Soccer’s international governing body might still be rejecting pleas to allow technology to help referees award goals if it weren’t for Frank Lampard.
The English midfielder’s famous shot in a 2010 World Cup match against Germany crossed the goal line by a yard after ricocheting off the underside of the crossbar.
But neither of the officials who could have awarded the goal saw what replays later made obvious, making the goal-that-could-have-been a seminal moment in the world’s most popular sport. England lost the game 4-1.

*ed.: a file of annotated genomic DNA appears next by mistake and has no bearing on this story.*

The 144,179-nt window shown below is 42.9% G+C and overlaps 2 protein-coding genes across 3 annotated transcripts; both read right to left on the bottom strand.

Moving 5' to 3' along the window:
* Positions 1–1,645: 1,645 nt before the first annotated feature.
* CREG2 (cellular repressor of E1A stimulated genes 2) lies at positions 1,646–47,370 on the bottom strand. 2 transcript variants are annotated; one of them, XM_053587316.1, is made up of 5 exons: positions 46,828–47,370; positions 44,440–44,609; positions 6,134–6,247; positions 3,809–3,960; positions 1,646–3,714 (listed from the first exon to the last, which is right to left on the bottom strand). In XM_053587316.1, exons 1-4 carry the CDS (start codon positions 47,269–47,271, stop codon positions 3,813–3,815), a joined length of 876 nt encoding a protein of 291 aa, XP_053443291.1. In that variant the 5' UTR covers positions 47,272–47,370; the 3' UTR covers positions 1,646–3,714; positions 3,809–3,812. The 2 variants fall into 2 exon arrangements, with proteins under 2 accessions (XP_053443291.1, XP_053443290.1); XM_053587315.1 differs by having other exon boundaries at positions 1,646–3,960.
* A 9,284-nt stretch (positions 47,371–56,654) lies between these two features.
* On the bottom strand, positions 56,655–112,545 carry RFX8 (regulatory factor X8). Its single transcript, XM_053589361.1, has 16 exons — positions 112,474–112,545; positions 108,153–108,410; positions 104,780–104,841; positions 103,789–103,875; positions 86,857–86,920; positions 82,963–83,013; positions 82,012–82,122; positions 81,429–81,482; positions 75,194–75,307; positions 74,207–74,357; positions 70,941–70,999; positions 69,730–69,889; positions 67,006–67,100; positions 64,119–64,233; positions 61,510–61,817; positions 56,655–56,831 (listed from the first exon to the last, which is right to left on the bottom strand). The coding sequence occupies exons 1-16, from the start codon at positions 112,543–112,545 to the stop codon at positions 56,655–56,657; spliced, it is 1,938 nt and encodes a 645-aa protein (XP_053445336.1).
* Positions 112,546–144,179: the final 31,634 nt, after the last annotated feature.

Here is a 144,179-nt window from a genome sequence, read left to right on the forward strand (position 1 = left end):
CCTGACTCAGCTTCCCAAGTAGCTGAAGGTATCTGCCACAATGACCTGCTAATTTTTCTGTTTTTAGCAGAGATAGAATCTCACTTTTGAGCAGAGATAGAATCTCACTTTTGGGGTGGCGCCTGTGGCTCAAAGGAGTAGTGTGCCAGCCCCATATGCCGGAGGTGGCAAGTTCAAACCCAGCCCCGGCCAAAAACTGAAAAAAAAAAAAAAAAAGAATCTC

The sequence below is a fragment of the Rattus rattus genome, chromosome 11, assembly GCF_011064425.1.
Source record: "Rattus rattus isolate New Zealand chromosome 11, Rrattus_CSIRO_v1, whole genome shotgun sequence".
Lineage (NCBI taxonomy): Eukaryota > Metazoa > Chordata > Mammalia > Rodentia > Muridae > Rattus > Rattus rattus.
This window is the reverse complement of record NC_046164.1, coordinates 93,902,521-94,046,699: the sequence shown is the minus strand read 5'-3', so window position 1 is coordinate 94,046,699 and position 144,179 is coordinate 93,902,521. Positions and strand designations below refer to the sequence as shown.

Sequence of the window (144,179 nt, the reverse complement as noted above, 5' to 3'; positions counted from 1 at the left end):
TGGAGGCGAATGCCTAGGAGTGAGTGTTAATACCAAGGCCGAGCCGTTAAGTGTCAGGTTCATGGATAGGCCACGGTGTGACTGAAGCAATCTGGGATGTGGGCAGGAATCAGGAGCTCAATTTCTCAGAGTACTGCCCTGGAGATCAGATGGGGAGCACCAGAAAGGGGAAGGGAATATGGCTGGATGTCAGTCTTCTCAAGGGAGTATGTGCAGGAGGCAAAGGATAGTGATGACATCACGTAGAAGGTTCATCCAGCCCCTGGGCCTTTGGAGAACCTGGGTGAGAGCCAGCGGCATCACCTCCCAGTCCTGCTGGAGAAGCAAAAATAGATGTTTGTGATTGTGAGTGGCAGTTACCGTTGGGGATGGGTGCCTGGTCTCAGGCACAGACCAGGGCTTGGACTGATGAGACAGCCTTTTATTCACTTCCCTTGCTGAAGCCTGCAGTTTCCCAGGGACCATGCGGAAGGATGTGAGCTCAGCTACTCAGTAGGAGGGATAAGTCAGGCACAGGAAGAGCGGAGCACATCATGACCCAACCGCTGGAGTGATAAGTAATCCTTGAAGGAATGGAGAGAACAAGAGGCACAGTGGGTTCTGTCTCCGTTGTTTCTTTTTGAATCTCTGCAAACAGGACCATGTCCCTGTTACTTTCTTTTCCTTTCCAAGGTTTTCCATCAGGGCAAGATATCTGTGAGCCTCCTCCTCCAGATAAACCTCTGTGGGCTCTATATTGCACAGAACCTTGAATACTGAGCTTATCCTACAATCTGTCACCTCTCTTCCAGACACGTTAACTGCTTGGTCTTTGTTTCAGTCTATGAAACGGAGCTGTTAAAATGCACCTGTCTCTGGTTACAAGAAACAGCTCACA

The ensuing embarrassment heaped upon FIFA led its president to finally accept the virtues of what it now calls goal-line technology.
FIFA finally came to a decision after years of testing more than 10 solutions. In April, it picked a little-known German system, GoalControl–4D, to aid officials during the eight-nation Confederations Cup, which is happening now, and the 2014 World Cup.
The system relies on 14 high-speed cameras, a powerful computer and some old tech — a digital wristwatch worn by the referee.Downtime,Tech Culture